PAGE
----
I owe you all a review of Much Ado – which will come shortly, I promise!
In the meantime, I am out and about enjoying the wonderfully changeable British weather. Of course sunshine and rain in quick succession (and even sometimes together) can only mean one thing – rainbows – surely the most fleeting and most individual of weather. After all, as it’s made of light, it’s physically impossible for someone else to see the same rainbow you do…
Shakespeare never gets this philosophical with his rainbows – the closest he comes is in Salisbury’s oft-misquoted speech in King John:
To gild refined gold, to paint the lily,
To throw a perfume on the violet,
To smooth the ice, or add another hue
Unto the rainbow,
The rainbow is used as another example of something which cannot be improved upon, but the specific language he uses is ahead of his scientific time, since, in fact, rainbows do contain all the colours there are.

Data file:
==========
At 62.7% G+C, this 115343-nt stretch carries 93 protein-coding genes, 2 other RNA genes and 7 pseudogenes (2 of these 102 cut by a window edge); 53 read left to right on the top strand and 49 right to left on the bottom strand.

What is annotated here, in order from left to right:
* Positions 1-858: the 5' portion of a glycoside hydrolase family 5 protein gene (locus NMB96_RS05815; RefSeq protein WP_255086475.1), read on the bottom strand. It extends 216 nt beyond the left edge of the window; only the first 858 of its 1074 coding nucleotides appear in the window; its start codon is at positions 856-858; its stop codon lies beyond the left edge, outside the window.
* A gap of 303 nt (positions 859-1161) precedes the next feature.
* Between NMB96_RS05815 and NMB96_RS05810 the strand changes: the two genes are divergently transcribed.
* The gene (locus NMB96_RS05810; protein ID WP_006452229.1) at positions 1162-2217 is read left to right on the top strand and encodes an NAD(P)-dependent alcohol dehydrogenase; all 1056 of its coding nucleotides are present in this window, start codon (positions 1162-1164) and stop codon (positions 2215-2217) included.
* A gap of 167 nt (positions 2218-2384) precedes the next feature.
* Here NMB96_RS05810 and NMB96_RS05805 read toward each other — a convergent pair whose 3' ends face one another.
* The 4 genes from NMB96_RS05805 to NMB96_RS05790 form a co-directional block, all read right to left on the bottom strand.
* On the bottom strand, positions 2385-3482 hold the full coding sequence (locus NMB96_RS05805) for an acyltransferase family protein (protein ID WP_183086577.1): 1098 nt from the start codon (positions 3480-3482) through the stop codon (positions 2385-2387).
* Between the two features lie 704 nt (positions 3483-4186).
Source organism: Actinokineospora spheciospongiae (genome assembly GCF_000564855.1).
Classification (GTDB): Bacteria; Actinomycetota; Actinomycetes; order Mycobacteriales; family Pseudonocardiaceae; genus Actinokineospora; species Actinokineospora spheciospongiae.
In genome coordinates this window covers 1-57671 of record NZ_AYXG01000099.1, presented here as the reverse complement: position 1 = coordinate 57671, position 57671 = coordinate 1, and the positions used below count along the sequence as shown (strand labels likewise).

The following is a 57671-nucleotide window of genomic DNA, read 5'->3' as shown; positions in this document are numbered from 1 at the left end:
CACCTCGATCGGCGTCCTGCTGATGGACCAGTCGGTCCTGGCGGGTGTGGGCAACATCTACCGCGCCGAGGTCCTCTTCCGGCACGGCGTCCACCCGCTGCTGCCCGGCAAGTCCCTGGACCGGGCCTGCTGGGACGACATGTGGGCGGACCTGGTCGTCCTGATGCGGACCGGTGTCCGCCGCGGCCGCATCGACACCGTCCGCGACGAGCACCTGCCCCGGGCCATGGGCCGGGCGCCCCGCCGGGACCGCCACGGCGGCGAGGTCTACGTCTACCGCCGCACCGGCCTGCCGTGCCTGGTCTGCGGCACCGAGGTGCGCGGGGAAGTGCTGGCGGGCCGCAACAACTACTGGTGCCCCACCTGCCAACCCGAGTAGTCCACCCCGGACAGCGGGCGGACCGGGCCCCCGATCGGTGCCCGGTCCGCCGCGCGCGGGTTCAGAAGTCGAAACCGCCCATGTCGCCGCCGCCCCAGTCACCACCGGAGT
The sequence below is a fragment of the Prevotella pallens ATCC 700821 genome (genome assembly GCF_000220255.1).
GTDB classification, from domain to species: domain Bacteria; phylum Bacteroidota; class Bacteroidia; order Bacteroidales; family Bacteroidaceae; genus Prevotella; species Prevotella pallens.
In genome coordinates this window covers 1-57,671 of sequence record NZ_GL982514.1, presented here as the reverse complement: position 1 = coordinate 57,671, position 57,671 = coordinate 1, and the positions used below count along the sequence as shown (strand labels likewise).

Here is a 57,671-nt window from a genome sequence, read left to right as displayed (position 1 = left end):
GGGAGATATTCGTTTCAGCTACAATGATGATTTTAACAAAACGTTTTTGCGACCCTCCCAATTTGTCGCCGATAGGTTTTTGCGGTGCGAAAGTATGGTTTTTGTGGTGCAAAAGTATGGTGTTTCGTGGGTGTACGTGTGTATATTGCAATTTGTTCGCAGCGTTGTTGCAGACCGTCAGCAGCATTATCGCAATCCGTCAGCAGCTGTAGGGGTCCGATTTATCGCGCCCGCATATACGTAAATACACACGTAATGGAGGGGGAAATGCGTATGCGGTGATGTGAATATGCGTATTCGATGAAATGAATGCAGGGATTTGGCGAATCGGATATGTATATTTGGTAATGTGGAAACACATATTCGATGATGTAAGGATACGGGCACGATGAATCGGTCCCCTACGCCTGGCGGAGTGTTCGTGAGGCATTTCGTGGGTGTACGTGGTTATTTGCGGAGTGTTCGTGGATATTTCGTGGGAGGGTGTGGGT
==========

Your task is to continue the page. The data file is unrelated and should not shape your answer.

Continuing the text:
This was in any case an idea in common usage – both Falstaff in The Merry Wives of Windsor and an unnamed servant in A Winter’s Tale use “all the colours of the rainbow” as a descriptive term which goes well beyond the seven normally listed in the spectrum, an artefact of Isaac Newton’s more unusual obsessions. The servant is merely describing ribbons while Falstaff is describing his bruises – which must be a very impressive collection indeed…